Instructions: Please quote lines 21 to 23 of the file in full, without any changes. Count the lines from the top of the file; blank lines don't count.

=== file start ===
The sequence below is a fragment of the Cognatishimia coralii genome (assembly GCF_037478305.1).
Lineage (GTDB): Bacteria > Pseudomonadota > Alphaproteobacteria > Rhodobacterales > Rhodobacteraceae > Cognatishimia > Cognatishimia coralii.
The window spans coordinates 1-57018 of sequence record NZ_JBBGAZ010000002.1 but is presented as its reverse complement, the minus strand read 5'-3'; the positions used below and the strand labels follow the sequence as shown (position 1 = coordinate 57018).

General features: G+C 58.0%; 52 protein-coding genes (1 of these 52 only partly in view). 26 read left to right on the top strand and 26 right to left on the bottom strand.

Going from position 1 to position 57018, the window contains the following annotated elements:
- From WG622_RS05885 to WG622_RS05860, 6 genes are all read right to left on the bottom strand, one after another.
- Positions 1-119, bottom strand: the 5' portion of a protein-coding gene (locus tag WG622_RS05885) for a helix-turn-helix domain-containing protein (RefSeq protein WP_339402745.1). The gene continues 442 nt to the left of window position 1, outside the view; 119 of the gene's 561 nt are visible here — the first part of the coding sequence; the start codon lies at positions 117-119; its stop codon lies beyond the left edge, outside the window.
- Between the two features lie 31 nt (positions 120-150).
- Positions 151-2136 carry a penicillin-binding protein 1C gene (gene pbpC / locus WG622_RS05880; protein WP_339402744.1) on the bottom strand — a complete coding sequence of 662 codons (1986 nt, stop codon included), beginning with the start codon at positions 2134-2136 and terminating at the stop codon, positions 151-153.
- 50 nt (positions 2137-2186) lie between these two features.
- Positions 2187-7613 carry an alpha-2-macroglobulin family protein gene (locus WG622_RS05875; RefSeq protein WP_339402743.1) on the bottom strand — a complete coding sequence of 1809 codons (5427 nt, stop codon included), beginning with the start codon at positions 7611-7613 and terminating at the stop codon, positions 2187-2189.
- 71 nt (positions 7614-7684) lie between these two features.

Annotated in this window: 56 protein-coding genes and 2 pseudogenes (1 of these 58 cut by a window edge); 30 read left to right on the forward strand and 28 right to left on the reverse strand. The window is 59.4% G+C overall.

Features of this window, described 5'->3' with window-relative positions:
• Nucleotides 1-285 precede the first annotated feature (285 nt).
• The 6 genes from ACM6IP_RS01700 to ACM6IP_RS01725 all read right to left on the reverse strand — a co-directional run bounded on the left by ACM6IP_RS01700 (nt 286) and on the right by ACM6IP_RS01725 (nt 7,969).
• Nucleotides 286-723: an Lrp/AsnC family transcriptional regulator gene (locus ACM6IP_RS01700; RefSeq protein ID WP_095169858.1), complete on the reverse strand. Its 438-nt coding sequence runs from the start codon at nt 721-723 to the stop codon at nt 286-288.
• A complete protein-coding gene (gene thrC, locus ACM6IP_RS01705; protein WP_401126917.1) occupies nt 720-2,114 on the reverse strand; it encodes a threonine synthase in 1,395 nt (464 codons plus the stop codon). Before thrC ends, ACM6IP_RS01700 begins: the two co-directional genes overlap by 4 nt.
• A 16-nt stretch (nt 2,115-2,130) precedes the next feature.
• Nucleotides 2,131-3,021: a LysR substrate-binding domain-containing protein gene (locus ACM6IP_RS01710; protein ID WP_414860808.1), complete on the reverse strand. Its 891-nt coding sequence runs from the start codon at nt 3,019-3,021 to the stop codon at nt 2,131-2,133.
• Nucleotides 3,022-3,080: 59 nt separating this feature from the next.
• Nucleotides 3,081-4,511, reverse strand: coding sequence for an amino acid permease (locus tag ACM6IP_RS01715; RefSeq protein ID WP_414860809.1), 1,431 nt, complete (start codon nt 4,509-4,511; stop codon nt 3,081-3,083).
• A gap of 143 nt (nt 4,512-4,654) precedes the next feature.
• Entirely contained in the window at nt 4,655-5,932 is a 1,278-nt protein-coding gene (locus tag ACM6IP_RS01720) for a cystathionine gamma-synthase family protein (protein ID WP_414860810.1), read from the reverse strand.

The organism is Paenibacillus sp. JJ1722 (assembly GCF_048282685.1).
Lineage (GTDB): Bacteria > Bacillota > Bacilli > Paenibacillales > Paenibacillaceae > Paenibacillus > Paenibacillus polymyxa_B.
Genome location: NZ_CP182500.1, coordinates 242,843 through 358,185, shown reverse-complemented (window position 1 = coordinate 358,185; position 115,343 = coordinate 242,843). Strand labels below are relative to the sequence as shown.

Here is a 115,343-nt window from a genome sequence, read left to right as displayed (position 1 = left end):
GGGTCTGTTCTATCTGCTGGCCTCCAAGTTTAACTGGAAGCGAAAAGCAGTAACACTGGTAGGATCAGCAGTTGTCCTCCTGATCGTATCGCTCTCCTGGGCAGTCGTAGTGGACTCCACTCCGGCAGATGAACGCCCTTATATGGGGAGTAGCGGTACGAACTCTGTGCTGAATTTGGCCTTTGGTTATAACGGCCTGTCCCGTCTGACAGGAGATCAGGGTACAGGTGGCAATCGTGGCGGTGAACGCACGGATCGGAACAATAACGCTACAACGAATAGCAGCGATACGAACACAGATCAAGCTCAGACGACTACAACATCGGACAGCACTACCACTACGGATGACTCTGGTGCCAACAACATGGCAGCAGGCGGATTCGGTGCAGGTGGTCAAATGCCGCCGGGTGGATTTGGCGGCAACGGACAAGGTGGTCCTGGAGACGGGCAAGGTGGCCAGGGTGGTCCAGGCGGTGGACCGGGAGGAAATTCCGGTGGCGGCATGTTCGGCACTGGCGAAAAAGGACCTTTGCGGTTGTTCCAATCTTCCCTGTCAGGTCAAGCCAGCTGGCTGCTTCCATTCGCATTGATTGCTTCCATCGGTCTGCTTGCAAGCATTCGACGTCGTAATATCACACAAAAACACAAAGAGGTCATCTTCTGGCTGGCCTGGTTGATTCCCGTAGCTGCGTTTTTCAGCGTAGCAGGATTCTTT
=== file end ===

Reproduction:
• Nucleotides 3,022-3,080: 59 nt separating this feature from the next.
• Nucleotides 3,081-4,511, reverse strand: coding sequence for an amino acid permease (locus tag ACM6IP_RS01715; RefSeq protein ID WP_414860809.1), 1,431 nt, complete (start codon nt 4,509-4,511; stop codon nt 3,081-3,083).
• A gap of 143 nt (nt 4,512-4,654) precedes the next feature.